1989 Loma Prieta temblor shook up need for earthquake solutions 

click to enlarge in one of the more famous photos from the magnitude-6.9 1989 Loma Prieta temblor, a California Highway Patrol Officer surveys the damage after the top deck of the Bay Bridge fell onto the lower deck, smashing cars. Remarkably, only one driver died. - GEORGE NIKITIN/1989 AP FILE PHOTO
  • George Nikitin/1989 ap file photo
  • in one of the more famous photos from the magnitude-6.9 1989 Loma Prieta temblor, a California Highway Patrol Officer surveys the damage after the top deck of the Bay Bridge fell onto the lower deck, smashing cars. Remarkably, only one driver died.

A quarter-century has passed since a violent earthly shift in the Santa Cruz Mountains set off a chain of calamity some 60 miles north in San Francisco and Oakland, where busy roads and bridges failed, homes and businesses were damaged or toppled, and gas lines ruptured to cause raging fires across The City's Marina district.

As much of the nation watched the 6.9-magnitude Loma Prieta earthquake's devastation play out on television, rescue workers found 63 people dead and nearly 4,000 injured. Damage estimates ranged from $6 billion to $8 billion. It was easily the country's most televised natural disaster to that point, with attention initially sparked when Game 3 of the World Series between the Giants and A's at Candlestick Park was abruptly canceled just before first pitch and then delayed for more than a week.

Even to a region known for major seismic activity, the sheer size of the Bay Area's largest earthquake since 1906 caught most residents off-guard.

The toll of the disaster was stark, but advancements did arise from the tragedy and chaos of 1989 -- stricter new building standards and required fixes for existing structures, a new dedication to scientific understanding of the areas at risk, the emergence of a short-term warning system and the development of computer-generated shake maps for emergency officials to have a much quicker understanding of where help is most needed in the immediate aftermath.

click to enlarge Many structures in the Marina were soft-story buildings, which collapsed during the Loma Prieta earthquake. More than 6,000 building owners with soft-story structures received notices to change, all but 400 of which were answered. - GEORGE NIKITIN/1989 AP FILE PHOTO
  • George Nikitin/1989 ap file photo
  • Many structures in the Marina were soft-story buildings, which collapsed during the Loma Prieta earthquake. More than 6,000 building owners with soft-story structures received notices to change, all but 400 of which were answered.

"A lot has changed in terms of what we know and when we know it," said Brad Aagaard, a research geophysicist with the U.S. Geological Survey. "We can detect an earthquake within seconds. Within minutes, we can create maps of the shaking, and we can follow that up with estimates of fatalities and economic losses. Back then, we didn't have tools to tell the distribution of shaking, the number of people affected, the overall impact."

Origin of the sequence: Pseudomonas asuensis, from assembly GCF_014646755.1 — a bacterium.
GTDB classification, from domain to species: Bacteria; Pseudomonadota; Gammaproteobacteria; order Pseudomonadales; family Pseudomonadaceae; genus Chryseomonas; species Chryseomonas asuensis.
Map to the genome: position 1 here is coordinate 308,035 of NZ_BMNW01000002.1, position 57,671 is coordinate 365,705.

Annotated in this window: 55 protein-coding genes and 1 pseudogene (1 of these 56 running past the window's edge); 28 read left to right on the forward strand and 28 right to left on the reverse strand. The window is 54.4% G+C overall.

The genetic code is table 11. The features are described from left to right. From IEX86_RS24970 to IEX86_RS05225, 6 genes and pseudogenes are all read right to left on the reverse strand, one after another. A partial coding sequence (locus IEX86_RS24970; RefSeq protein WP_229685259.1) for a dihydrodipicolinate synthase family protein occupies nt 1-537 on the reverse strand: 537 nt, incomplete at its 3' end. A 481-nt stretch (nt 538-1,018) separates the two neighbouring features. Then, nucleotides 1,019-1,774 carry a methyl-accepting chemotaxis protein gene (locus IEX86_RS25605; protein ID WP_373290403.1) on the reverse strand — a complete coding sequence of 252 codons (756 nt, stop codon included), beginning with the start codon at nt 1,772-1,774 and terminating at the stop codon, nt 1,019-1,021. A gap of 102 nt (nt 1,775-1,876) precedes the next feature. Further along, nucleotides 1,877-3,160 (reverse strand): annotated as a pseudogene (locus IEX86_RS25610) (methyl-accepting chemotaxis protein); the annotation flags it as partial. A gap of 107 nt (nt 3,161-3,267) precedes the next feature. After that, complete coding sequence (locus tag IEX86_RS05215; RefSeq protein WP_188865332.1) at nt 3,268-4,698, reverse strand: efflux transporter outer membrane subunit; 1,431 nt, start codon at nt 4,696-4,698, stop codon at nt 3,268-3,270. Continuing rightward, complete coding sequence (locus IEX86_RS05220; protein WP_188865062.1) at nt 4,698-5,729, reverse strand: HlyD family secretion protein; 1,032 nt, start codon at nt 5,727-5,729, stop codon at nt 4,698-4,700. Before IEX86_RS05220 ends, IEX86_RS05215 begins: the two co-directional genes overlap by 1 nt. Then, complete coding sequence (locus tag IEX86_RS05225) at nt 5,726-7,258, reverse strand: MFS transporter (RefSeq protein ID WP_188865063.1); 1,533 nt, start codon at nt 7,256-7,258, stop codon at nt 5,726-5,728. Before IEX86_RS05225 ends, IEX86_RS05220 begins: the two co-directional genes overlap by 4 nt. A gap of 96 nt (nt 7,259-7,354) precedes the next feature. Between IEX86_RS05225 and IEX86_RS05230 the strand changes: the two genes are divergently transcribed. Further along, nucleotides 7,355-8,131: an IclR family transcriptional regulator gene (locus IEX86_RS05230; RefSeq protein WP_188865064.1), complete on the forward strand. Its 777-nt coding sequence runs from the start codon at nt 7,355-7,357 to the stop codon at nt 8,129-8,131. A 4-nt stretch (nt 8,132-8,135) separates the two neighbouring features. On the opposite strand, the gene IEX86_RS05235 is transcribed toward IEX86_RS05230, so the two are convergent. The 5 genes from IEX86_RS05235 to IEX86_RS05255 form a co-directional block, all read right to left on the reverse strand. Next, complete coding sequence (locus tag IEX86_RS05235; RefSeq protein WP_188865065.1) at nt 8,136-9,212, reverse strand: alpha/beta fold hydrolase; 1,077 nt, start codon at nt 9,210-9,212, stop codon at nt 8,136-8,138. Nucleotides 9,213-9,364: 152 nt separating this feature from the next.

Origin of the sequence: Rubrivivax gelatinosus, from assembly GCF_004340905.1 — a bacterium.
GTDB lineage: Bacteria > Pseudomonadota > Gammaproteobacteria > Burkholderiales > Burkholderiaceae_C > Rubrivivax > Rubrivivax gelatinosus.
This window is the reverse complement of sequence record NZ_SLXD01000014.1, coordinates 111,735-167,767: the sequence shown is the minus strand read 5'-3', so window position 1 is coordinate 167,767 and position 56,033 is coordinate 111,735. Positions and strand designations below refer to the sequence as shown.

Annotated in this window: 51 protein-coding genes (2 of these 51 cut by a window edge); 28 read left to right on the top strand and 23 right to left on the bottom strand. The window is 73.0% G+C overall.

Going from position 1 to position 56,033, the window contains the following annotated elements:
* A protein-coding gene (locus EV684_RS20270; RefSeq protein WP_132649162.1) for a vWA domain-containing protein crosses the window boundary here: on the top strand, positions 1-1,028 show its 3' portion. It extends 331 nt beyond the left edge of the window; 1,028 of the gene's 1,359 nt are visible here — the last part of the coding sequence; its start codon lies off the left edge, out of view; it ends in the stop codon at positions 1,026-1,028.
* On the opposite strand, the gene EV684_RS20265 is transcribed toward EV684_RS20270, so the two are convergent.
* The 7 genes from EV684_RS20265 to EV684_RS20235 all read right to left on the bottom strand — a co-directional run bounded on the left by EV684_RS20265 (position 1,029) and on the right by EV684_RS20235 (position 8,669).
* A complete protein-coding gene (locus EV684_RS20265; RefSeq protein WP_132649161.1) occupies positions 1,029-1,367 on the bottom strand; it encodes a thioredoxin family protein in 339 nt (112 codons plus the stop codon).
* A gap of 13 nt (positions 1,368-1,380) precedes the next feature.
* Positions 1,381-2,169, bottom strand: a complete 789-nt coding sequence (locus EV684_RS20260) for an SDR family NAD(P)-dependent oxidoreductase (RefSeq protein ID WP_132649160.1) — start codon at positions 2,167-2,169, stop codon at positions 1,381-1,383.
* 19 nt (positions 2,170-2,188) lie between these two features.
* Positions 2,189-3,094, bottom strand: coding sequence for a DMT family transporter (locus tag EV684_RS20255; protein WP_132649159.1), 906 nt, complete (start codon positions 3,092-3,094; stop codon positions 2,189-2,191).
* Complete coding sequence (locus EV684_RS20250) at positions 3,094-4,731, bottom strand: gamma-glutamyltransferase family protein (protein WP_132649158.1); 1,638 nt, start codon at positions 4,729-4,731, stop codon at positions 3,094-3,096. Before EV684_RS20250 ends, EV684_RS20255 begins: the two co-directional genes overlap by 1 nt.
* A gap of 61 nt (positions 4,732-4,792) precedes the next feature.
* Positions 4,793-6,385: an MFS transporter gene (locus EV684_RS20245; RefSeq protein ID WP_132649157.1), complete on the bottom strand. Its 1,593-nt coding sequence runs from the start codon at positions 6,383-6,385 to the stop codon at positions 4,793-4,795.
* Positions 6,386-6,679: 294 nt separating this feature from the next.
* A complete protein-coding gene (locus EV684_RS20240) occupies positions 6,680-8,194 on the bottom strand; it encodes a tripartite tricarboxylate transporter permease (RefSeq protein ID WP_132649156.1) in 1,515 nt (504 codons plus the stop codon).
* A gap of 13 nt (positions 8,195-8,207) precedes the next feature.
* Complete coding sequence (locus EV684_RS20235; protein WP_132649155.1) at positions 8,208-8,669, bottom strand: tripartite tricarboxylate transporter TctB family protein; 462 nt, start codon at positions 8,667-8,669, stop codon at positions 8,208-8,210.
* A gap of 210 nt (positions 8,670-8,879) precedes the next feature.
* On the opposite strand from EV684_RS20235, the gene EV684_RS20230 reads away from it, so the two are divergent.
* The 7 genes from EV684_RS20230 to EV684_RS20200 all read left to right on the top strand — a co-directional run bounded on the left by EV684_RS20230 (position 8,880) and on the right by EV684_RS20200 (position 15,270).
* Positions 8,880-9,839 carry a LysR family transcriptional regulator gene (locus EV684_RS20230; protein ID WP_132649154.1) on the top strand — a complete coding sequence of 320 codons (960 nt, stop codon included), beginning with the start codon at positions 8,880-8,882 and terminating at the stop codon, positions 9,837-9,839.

BIRTH OF A WARNING SYSTEM

The first major test of the relatively new ShakeAlert early-warning system developed by UC Berkeley's Seismological Laboratory came less than two months ago during the 6.0-magnitude quake in Napa County.

For all intents and purposes, it worked -- as in, it provided five to 10 seconds of forewarning in some areas. Through a network of seismic-wave sensors placed near fault lines, the system is generally able to give lead time of about five to 20 seconds, but perhaps up to one minute of warning before the ground starts to shake, depending on the proximity from the epicenter.

One of the region's first uses of the technology as a warning system actually came about in 1989 when scientists placed a radio seismic-wave sensor near the Loma Prieta epicenter to detect aftershocks and quickly alert workers who were clearing rubble from Oakland's collapsed Cypress Street Viaduct section of Interstate 880, which was the site of the majority of the disaster's deaths.

While seismic waves can travel at hundreds or thousands of miles per hour, depending on ground depth, a well-placed sensor can send a warning even faster, giving people a few crucial moments to take cover and providing the potential for automated reaction from critical infrastructure equipment like transit trains, hospitals and fire departments. Earthquake-prone countries like Japan and Mexico already have some version of such public systems in place.

The Napa quake warning in August was available only to less than 200 prototype users and emergency officials, and the general public has yet to gain access.

"Napa was a wake-up call in the sense that it was the biggest earthquake that could happen without terrible damage death," said Jennifer Strauss, a spokeswoman for the Berkeley lab. "The big thing is getting more sensors in the ground so the warning can be faster and more reliable."

Strauss said a smartphone app connected to ShakeAlert also is in the works, and that household earthquake alert receivers similar to smoke alarms could provide a more universal warning.

"Everything is on the table -- special devices for your house, cellphones, PA systems for schools, automated controls," Strauss said. "If people like this idea, we could use their support and advocacy."

Still, even though BART trains were not running when the Napa quake hit at about 3:30 a.m., the transit agency received a 10-second warning from ShakeAlert. Had BART been active, trains traveling less than 30 mph would have been stopped and faster-moving trains would have been slowed down.